2. Sliding-Mode Control

Sliding-mode controller is a powerful robust control strategy to treat the model uncertainties and external disturbances [11]. Furthermore, it has been widely applied to robust control of nonlinear systems [1218]. In this section we recall the general concepts of sliding mode control for a second-order dynamic system. Suppose a nonlinear system is defined by the general state space equation as follows: ̇𝑥=𝑓(𝑥,𝑢,𝑡),(2.1) where 𝑥𝑅𝑛 is the state vector, 𝑢𝑅𝑚 the input vector, 𝑛 is the order of the system, and 𝑚 is the number of inputs. Then, the sliding surface 𝑠(𝑒,𝑡) is given by the following: 𝑠(𝑒,𝑡)=𝑒𝐻𝑇𝑒=0,(2.2) where 𝐻𝑅𝑛 represents the coefficients or slope of the sliding surface. Here, 𝑒=𝑥𝑥𝑑(2.3) is the negative tracking error vector.

Usually a time-varying sliding surface 𝑠(𝑡) is simply defined in the state-space 𝑅𝑛 by the scalar equation as the following: 𝑑𝑠(𝑒,𝑡)=𝑑𝑡+𝜆𝑛1𝑒=0,(2.4) where 𝜆 is a strictly positive constant that can also be explained as the slope of the sliding surface. For instance, if 𝑛=2 (for a second-order system) then, 𝑠=̇𝑒+𝜆𝑒,(2.5) and hence, 𝑠 is simply a weighted sum of the position and velocity error from (2.4). The 𝑛th-order tracking problem is now being replaced by a first-order stabilization problem in which scalar 𝑠 is to be kept at zero by a governing reaching condition. By choosing Lyapunov function 𝑉(𝑥)=(1/2)𝑠2, the following equation can guarantee that the reaching condition is satisfied, ̇𝑉(𝑥)=𝑠̇𝑠<0.(2.6) The existence and convergence conditions can be rewritten as follows: 𝑠̇𝑠𝜂|𝑠|.(2.7) This equation permits a nonswitching region. Here, 𝜂 is a strictly positive constant, and its value is usually chosen based on some knowledge of disturbances or system dynamics in terms of some known amplitudes.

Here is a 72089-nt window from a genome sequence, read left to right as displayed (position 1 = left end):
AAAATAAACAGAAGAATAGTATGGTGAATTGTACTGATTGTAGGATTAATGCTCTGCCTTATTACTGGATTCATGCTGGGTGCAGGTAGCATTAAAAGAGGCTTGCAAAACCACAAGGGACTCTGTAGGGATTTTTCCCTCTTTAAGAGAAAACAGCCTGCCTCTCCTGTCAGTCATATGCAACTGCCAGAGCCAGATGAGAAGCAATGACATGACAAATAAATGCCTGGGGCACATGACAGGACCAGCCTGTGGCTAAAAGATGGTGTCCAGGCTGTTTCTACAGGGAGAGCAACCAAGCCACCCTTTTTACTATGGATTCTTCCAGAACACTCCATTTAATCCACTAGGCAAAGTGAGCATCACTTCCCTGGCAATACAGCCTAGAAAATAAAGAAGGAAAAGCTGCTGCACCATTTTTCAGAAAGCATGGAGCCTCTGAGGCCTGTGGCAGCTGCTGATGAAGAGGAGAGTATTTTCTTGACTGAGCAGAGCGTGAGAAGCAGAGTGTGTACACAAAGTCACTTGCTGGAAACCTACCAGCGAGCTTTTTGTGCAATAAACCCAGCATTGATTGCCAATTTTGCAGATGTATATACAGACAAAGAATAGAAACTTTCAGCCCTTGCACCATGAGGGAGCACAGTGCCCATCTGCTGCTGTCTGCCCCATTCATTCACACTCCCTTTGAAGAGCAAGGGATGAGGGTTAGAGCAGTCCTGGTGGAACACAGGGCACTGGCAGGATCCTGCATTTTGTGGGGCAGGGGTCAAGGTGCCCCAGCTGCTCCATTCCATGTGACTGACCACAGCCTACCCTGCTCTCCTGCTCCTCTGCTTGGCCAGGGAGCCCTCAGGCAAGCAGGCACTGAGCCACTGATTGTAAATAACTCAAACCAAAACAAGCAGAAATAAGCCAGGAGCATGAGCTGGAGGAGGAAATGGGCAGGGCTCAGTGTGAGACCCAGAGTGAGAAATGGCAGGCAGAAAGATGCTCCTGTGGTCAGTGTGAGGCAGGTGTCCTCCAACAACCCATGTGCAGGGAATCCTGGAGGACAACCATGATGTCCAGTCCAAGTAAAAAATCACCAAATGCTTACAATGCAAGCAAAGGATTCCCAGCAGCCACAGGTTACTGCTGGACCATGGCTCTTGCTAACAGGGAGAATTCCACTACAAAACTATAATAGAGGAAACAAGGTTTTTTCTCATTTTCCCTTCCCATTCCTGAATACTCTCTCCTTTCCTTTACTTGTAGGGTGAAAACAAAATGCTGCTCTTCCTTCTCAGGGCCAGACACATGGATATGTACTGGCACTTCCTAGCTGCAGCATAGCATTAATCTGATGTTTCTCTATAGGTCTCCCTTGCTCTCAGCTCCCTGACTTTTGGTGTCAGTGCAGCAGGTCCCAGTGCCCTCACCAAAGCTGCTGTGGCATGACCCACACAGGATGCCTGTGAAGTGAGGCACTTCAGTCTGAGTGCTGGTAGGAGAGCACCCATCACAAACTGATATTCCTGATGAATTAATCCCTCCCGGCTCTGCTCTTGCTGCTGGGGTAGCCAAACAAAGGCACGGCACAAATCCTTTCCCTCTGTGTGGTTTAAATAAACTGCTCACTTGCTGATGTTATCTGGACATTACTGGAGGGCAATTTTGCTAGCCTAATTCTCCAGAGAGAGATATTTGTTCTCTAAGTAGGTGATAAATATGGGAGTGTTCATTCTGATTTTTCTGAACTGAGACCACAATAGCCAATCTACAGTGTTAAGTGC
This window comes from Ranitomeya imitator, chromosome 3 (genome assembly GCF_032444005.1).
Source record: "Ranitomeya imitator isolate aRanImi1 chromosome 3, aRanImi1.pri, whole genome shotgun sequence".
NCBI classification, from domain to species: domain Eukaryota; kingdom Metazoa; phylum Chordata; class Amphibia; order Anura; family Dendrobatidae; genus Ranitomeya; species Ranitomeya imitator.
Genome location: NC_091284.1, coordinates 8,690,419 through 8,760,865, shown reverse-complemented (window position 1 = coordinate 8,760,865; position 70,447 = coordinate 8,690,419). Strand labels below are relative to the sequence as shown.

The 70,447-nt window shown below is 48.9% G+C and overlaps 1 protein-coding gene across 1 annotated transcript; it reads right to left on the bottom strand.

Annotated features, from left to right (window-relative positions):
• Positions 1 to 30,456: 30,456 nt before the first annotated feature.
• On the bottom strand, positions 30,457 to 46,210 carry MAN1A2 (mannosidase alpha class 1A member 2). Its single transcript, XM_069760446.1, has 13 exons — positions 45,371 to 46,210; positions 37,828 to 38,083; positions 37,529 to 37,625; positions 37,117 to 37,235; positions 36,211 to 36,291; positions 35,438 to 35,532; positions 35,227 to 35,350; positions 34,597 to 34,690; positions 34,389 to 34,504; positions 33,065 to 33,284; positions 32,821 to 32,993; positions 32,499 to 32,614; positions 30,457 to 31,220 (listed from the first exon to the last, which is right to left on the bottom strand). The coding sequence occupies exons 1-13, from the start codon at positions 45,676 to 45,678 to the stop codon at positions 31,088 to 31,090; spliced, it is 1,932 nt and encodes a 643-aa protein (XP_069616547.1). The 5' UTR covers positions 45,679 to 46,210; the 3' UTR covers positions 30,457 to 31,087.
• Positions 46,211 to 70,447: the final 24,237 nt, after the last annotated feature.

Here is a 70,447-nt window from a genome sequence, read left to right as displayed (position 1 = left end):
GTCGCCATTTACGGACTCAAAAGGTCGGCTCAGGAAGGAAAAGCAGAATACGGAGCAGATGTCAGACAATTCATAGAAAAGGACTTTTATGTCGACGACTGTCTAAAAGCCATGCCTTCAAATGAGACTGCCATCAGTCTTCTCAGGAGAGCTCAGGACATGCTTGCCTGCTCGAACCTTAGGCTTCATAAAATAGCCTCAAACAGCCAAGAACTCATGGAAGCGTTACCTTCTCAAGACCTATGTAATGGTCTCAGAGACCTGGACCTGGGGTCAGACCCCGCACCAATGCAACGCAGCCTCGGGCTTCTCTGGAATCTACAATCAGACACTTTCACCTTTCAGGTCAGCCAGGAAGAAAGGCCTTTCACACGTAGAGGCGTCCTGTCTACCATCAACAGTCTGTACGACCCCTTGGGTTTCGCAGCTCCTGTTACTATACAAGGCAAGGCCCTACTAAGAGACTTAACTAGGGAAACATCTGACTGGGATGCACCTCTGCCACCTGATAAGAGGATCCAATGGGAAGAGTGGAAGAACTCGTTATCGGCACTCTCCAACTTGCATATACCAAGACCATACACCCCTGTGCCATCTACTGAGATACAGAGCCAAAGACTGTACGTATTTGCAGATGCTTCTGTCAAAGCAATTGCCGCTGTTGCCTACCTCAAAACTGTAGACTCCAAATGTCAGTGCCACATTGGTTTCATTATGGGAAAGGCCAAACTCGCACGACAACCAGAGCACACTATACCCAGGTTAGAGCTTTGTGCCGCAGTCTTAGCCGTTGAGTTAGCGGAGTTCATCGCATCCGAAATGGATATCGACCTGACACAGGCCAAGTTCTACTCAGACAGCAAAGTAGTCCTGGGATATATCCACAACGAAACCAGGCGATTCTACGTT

In this control method, by changing the control law according to certain predefined rules which depend on the position of the error states of the system with respect to sliding surfaces, those states are switched between stable and unstable trajectories until they reach the sliding surface.

It can be shown that the sliding condition of (2.6) is always satisfied by the following: 𝑢=𝑢eq𝑘sgn(𝑠),(2.8) where 𝑢eq is called equivalent-control input which is obtained by ̇𝑠=0. 𝑘 is a design parameter and 𝑘𝜂.

Function sgn makes the high frequency chattering in control command. Using a proper definition of a thin boundary layer around the sliding surface, the chattering can be eliminated (Figure 1). This is accomplished by defining a boundary layer of thickness Φ, and replacing function sgn with function sat. This function is as the following and shown in Figure 2, 𝑠satΦ=𝑠sgnΦ|||𝑠ifΦ|||𝑠1Φ|||𝑠ifΦ|||<1.(2.9)

639014.fig.001
Figure 1: Sliding plant of a smooth controller.
639014.fig.002
Figure 2: Function Sat(𝑠/Φ) to eliminate the chattering phenomena in the sliding mode controller.

3. Inverted Pendulum System

In this section, the model of an inverted pendulum is recalled. In fact, the work deals with the stabilization control of a complicated, nonlinear, and unstable system. A pole, hinged to a cart moving on a track, is balanced upwards by motioning of the cart via a DC motor. The system observable state vector is 𝑥=[𝑥1,𝑥2,𝑥3,𝑥4]𝑇, including, respectively, the position of the cart, the angle of the pole with respect to the vertical axis, and their derivatives. The force to motion the cart may be expressed as 𝐹=𝛼𝑢, where 𝑢 is the input that is the limited motor supply voltage. The system dynamic model is as follows: ̇𝑥1=𝑥3,̇𝑥2=𝑥4,̇𝑥3=𝑓1(𝑥)+𝑏1(𝑥)𝑢,̇𝑥4=𝑓2(𝑥)+𝑏2(𝑥)𝑢,(3.1) where 𝑓1𝑎(𝑥)=𝑓𝑟𝜇𝑥24sin𝑥2𝑥𝑙cos2𝜇𝑔sin𝑥2𝐶𝑥4𝐽+𝜇𝑙sin2𝑥2,𝑏1(𝑥)=𝑎𝛼𝐽+𝜇𝑙sin2𝑥2,𝑓2𝑥(𝑥)=𝑙cos2𝑓𝑟𝜇𝑥24sin𝑥2+𝜇𝑔sin𝑥2𝐶𝑥4𝐽+𝜇𝑙sin2𝑥2,𝑏2(𝑥)=𝑙cos𝑥2𝛼𝐽+𝜇𝑙sin2𝑥2,(3.2) That is 𝑙=𝐿𝑀12𝑀2+𝑀1,𝑎=𝑙2+𝐽𝑀2+𝑀1𝑀,𝜇=2+𝑀1𝑙.(3.3)